08 April 2009

Operation pantry/fridge/freezer cleanout - Day 1 - Miso Ramen

OK, news alert for those of you following Tales of a Test Kitchen (which may just be Steph ;) ) -- I'm moving. I'll soon be leaving my Back Bay kitchen to move essentially down the road, mayyyyybe a mile and a half away. Likely less.

Due to the pending move, I've restricted myself to basic ingredients bought at the market this weekend and what i only have in stock here. And after a month of very very heavy travel ... the pickins are SLIM. But, I like a challenge ... and this one forces me to do some research and be creative. The results ... delicious. Who'da known?

On to Day 1 of the challenge -- what to make for the week? I made walnut miso noodles over the weekend, have a ton of miso (does Super 88 sell small packs of miso? or just lifetime supplies. meezcha.)

So, on to cooking for the week. After a month of indulging in Brazilian and Asian delicacies, Tales of a Test Kitchen could use a little detox, and with the move, wallet-friendly dishes are added bonuses.

The result for Sunday's cooking... miso ramen with leftover walnut miso noodles from the potluck @ albert's, bok choy, ground pork and slightly spiced with thai chilis. So incredibly easy to do, yet so satisfying. This soup is up to interpretation, so feel free to alter. Here's what I used.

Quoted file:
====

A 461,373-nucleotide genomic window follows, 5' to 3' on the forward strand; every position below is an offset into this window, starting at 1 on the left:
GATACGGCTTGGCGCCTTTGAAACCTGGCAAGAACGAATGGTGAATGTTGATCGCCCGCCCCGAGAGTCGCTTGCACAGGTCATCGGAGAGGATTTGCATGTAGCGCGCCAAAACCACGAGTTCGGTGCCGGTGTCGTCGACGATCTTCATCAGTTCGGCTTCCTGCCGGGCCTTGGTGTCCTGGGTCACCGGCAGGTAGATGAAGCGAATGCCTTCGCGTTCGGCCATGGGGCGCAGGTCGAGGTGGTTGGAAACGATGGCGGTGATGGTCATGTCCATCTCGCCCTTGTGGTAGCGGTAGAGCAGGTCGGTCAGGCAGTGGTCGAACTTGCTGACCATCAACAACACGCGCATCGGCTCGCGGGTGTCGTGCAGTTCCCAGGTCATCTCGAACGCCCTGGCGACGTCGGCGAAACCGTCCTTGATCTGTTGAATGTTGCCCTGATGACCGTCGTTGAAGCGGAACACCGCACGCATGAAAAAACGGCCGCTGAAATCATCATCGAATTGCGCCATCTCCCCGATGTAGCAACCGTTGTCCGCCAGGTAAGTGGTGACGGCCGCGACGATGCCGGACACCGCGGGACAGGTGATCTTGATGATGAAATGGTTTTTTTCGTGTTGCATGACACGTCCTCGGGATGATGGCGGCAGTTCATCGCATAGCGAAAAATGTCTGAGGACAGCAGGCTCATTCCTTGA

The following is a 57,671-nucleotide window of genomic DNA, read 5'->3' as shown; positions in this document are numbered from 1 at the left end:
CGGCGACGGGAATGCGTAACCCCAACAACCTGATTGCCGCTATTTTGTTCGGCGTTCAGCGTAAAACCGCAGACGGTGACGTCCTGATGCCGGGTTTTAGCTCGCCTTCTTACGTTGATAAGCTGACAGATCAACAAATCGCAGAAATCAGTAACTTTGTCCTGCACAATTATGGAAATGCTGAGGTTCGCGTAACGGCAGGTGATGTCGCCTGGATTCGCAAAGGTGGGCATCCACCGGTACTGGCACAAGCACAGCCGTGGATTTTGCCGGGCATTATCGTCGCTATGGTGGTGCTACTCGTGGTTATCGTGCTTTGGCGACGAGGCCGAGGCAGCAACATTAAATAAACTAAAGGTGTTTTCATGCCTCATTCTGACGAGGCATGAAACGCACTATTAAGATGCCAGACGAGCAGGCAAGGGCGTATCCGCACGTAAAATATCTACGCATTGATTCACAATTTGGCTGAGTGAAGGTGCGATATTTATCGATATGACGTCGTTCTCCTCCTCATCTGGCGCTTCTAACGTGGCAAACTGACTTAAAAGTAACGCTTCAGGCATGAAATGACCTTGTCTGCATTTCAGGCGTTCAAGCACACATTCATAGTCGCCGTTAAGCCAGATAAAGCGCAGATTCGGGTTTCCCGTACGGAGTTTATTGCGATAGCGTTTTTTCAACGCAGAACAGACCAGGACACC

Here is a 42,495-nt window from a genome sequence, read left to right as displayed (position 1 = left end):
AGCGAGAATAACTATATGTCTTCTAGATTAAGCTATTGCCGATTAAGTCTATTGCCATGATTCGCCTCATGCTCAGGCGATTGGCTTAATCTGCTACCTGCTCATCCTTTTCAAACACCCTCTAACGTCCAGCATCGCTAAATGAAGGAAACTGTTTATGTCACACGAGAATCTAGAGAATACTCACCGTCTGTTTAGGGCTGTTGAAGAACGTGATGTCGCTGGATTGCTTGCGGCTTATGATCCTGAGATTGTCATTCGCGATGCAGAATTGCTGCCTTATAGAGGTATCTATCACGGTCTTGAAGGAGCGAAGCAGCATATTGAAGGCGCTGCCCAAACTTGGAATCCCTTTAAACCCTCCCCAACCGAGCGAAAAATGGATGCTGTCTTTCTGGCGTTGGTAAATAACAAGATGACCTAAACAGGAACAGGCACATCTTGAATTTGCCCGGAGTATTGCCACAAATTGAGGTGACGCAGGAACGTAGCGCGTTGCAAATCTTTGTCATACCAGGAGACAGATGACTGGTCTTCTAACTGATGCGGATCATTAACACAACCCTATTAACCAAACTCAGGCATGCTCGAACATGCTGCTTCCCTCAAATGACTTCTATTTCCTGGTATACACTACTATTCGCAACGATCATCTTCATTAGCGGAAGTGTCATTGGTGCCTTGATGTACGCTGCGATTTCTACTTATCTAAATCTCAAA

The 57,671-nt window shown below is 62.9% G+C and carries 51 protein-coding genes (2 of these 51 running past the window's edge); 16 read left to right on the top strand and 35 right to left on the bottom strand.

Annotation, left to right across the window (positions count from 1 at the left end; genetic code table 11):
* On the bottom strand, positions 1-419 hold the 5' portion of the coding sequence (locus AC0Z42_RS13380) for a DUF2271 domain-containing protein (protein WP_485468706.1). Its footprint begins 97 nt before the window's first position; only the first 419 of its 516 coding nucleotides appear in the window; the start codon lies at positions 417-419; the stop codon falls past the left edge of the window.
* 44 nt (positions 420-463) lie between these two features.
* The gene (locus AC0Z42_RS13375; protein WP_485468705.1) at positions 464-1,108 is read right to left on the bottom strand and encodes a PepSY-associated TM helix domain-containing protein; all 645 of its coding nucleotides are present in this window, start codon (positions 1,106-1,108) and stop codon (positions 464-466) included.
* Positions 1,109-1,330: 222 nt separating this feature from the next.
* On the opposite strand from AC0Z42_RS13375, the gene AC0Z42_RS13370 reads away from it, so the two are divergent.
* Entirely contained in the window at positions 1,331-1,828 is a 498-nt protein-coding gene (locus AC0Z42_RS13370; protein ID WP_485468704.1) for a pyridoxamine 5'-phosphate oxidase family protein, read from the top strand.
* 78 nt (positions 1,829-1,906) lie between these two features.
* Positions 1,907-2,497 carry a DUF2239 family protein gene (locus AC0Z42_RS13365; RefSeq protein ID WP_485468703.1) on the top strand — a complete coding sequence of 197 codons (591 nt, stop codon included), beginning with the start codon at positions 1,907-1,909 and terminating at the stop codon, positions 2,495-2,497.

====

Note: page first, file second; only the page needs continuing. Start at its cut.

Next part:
Miso Ramen

1.25 lb ground pork
roughly 2 cups chicken stock
entire bag of bok choy
3 Thai bird chilis - finely diced
Leftover walnut miso noodles (including chard and asparagus)
soy sauce
spring onions

To start, brown the ground pork with a little oil, diced garlic, and some soy sauce in a medium-deep pan, enough to cook down the bok choy in. Once that's browned, add the bok choy (rinsed, be very careful ... often carries some dirt) and about a cup of chicken stock. Eyeball it, you need enough to cook down the bok choy.

Meanwhile, head a pot of water until it's warm, but not boiling. Mix in 1/4 cup or so (to taste) of miso, whisking in until nicely combined. You want the broth to be flavorful, and everyone has a different taste for miso. Use accordingly.

Once bok choy is cooked down, add to miso broth.

Let these all combine, then add the leftover noodles. I diced up some spring onions to top the ramen, and grabbed my set of chop sticks. Dinner, finisimo -- with enough to last me through the week. :) And really, what's more comforting than a big bowl of miso ramen?

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